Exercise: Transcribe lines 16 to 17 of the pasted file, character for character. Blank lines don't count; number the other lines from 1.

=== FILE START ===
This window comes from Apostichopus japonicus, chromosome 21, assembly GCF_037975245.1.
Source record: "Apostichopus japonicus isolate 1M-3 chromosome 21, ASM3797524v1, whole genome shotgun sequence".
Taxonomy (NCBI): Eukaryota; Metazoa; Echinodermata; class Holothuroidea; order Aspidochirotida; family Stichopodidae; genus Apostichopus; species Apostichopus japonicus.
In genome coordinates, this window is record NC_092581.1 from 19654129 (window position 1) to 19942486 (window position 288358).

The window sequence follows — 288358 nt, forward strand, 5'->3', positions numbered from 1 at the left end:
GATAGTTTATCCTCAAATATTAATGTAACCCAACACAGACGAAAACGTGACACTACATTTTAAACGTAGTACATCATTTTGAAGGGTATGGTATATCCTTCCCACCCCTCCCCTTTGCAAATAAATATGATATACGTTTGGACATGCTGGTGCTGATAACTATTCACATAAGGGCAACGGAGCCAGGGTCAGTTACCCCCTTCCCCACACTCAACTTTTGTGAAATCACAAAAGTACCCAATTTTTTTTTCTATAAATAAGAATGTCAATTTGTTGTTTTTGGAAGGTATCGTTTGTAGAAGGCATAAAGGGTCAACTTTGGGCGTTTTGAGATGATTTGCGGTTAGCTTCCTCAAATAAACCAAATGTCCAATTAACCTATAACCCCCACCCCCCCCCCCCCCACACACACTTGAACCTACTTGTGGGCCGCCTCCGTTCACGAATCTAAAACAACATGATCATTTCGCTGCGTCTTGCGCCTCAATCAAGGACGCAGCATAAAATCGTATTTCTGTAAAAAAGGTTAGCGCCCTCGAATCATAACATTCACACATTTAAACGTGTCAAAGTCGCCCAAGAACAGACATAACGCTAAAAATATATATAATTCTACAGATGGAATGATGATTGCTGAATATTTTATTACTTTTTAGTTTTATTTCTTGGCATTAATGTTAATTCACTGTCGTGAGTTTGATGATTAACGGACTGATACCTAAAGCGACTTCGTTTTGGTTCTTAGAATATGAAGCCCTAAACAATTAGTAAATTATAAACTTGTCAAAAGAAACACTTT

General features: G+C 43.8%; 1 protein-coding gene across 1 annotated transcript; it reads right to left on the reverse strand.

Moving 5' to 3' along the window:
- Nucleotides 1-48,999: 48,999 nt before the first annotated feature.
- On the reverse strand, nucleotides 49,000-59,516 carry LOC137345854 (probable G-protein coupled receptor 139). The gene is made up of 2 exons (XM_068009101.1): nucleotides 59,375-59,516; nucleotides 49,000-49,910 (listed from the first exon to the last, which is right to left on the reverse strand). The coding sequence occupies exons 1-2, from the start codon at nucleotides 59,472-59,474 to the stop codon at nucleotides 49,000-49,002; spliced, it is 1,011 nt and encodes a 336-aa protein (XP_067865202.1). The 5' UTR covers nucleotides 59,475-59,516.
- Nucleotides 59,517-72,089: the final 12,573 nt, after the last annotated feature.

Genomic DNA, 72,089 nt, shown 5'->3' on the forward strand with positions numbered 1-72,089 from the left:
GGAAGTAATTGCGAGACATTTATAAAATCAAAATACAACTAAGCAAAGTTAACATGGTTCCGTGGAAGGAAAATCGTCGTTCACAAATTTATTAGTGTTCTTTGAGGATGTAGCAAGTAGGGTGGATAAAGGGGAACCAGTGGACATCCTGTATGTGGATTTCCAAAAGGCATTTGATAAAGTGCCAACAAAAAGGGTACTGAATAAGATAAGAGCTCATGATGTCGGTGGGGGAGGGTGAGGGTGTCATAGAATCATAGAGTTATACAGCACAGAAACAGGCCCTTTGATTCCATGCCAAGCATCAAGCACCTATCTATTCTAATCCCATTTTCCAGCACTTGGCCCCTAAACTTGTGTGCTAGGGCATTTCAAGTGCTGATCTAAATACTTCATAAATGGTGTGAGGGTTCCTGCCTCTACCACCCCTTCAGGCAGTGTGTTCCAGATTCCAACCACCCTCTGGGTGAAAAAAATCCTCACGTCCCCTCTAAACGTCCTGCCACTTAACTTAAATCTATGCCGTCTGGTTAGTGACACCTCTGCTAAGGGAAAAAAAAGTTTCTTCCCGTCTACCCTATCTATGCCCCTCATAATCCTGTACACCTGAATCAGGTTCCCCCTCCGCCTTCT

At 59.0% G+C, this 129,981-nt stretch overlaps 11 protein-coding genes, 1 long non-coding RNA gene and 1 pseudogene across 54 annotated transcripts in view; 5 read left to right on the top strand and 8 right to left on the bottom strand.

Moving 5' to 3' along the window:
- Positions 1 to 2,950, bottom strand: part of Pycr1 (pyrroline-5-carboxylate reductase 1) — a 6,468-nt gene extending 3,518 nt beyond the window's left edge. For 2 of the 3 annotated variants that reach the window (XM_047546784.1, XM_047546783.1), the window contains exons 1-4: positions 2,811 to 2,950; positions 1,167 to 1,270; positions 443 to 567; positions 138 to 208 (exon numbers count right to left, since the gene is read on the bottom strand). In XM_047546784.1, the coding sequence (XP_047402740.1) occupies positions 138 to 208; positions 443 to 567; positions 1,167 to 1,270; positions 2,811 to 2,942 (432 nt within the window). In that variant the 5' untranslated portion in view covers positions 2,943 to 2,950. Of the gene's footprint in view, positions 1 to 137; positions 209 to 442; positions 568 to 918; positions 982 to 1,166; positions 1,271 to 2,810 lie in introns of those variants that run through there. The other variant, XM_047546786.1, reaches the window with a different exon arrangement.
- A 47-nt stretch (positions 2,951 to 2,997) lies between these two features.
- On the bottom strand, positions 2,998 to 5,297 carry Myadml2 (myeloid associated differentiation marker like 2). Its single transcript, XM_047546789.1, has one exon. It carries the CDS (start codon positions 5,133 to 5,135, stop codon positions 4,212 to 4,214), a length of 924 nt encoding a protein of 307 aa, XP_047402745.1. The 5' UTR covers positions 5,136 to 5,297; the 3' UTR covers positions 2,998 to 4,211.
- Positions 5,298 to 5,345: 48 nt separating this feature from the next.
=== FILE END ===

- Positions 1 to 2,950, bottom strand: part of Pycr1 (pyrroline-5-carboxylate reductase 1) — a 6,468-nt gene extending 3,518 nt beyond the window's left edge. For 2 of the 3 annotated variants that reach the window (XM_047546784.1, XM_047546783.1), the window contains exons 1-4: positions 2,811 to 2,950; positions 1,167 to 1,270; positions 443 to 567; positions 138 to 208 (exon numbers count right to left, since the gene is read on the bottom strand). In XM_047546784.1, the coding sequence (XP_047402740.1) occupies positions 138 to 208; positions 443 to 567; positions 1,167 to 1,270; positions 2,811 to 2,942 (432 nt within the window). In that variant the 5' untranslated portion in view covers positions 2,943 to 2,950. Of the gene's footprint in view, positions 1 to 137; positions 209 to 442; positions 568 to 918; positions 982 to 1,166; positions 1,271 to 2,810 lie in introns of those variants that run through there. The other variant, XM_047546786.1, reaches the window with a different exon arrangement.
- A 47-nt stretch (positions 2,951 to 2,997) lies between these two features.